Todd Belcore had a lot of options as he started his legal career. After graduating from the University of Michigan, he worked at Kirkland & Ellis as a Litigation Department Project Assistant. He then went to Northwestern Law School where he was President of the Student Bar Association his third year and graduated on the Dean’s List in 2010.
But Todd’s passion is serving others. Looking more closely at Todd’s work and accomplishments, you see this commitment running throughout his life. His public service contributions while in law school alone are awe-inspiring and a sample of them underscores Todd’s dedication to helping others. He served as president of Northwestern’s student group dedicated to volunteering, SERV. Under Todd’s leadership, SERV sponsored three times as many programs and involved four times as many students as in past years. He also volunteered with the Night Ministry to assist homeless youth, externed at the Legal Assistance Foundation and participated in the Lawyers in the Classroom Program to help elementary students learn more about the legal system.
Todd’s mother inspired him to use the opportunities afforded to him to serve others. As a single mother without much family support, she worked multiple jobs to put herself through college and seminary and to provide food and shelter for her children. As Todd grew up, he helped care for his older brother who was a paraplegic from the age of 15 months. In his Anderson Fellowship application, Todd wrote, “Due to these financial struggles and seeing how difficult life was for my brother, I acquired firsthand knowledge of how institutions are erected without taking entire populations into account. Those experiences gave me a deep understanding of the struggles and injustices that confront the poor and the handicapped every day.”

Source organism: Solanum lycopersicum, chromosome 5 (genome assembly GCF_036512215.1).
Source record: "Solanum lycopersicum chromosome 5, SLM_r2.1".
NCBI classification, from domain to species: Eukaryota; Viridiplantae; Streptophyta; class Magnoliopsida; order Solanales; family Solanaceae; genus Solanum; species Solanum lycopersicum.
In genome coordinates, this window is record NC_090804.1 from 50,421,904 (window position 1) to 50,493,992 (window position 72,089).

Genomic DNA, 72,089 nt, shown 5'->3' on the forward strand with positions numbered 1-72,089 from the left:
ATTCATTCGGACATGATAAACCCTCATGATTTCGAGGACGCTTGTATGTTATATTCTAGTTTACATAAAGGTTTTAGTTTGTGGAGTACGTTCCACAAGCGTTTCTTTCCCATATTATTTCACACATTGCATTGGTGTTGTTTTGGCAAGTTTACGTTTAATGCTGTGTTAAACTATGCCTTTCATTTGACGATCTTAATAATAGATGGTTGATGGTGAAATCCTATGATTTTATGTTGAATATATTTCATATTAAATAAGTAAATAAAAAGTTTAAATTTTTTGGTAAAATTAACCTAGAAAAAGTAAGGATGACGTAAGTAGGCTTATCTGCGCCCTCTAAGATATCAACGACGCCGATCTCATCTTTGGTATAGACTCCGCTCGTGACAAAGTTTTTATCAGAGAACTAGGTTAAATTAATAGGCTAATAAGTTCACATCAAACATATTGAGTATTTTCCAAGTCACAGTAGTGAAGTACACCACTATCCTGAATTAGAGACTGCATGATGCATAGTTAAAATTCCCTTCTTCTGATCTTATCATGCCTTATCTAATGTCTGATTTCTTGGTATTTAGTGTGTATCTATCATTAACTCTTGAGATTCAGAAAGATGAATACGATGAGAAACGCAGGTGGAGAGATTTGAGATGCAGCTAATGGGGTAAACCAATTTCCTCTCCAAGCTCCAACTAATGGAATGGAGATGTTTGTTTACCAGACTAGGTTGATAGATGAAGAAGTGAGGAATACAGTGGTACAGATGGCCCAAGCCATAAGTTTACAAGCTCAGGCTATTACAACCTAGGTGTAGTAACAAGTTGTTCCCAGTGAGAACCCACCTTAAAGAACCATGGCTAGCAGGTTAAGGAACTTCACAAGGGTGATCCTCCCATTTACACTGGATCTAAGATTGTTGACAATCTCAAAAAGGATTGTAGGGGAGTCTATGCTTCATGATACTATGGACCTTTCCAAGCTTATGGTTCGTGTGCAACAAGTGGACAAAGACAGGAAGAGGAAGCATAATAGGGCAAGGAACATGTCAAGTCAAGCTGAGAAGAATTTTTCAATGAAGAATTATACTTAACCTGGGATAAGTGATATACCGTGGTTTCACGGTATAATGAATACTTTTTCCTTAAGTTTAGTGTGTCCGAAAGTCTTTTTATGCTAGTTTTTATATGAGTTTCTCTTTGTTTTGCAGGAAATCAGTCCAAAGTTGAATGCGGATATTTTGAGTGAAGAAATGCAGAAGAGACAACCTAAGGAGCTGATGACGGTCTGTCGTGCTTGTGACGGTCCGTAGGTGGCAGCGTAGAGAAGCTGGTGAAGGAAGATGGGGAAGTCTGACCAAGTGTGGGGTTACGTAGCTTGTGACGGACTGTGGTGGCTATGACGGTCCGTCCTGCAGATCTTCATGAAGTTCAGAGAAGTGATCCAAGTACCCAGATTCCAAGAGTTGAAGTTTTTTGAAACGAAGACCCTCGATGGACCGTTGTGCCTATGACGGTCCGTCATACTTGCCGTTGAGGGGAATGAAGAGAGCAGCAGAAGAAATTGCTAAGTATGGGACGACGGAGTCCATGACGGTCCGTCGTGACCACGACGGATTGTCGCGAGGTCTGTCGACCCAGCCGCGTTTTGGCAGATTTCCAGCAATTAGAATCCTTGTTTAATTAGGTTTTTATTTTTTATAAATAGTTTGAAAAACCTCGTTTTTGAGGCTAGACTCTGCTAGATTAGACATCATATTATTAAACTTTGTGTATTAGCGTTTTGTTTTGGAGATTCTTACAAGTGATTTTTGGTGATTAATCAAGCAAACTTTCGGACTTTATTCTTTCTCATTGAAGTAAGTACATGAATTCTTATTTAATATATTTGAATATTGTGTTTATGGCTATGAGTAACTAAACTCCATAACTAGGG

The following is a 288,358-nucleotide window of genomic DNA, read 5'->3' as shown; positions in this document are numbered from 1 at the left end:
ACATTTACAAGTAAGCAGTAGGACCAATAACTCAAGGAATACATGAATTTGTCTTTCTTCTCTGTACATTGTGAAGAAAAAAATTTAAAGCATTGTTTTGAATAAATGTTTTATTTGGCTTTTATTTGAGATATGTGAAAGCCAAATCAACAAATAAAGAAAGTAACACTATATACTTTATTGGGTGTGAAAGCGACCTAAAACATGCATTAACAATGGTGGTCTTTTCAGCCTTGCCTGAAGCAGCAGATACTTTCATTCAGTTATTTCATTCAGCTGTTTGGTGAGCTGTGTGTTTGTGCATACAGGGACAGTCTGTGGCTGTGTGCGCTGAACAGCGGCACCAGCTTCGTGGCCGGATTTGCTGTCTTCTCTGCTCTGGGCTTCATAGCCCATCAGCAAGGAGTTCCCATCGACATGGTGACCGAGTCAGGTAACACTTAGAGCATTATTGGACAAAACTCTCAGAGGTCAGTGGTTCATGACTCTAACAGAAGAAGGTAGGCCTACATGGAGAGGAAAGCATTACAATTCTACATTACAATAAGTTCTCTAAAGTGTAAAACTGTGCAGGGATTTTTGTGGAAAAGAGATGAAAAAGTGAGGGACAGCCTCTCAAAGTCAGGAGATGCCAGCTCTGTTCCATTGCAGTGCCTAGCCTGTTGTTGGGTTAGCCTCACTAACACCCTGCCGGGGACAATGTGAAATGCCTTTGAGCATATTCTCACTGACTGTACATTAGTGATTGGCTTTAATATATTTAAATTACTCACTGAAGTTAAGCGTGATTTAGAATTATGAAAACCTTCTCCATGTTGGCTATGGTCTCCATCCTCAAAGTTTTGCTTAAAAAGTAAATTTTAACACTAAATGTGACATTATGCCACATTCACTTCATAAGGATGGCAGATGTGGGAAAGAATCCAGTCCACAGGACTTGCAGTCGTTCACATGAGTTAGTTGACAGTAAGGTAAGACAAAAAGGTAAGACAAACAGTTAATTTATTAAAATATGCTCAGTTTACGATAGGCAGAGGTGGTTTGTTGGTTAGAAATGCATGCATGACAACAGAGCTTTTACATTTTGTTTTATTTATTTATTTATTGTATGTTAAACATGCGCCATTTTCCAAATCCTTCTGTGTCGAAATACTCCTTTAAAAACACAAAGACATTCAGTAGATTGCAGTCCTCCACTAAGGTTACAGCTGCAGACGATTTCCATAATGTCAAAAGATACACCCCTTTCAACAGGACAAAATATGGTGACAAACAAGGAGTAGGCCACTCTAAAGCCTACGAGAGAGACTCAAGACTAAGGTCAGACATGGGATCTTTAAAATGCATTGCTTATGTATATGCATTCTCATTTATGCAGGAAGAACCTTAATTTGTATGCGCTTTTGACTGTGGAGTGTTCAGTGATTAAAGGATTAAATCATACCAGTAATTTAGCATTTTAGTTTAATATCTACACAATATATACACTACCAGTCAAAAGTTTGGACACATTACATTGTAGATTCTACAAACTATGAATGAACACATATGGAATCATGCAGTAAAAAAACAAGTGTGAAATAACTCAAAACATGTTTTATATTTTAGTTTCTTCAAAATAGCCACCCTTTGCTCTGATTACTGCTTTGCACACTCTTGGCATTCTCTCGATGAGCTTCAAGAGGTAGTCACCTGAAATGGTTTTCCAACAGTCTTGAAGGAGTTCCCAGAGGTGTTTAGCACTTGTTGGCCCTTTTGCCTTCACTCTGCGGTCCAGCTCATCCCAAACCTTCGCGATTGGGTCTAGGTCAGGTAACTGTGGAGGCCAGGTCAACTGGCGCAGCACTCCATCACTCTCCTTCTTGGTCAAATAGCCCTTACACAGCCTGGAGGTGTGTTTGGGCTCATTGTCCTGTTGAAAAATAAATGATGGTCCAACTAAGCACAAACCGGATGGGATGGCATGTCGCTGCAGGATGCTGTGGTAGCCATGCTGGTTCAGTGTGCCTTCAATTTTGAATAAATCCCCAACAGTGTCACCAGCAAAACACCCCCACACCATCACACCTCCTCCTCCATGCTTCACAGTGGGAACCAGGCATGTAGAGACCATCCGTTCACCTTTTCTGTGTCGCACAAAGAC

Todd currently is putting his commitment to public interest into practice every day in his “dream job” as an Equal Justice Works Fellow at the Sargent Shriver National Center on Poverty Law. His Fellowship Project involves helping people with criminal records gain a second chance by overcoming employment barriers.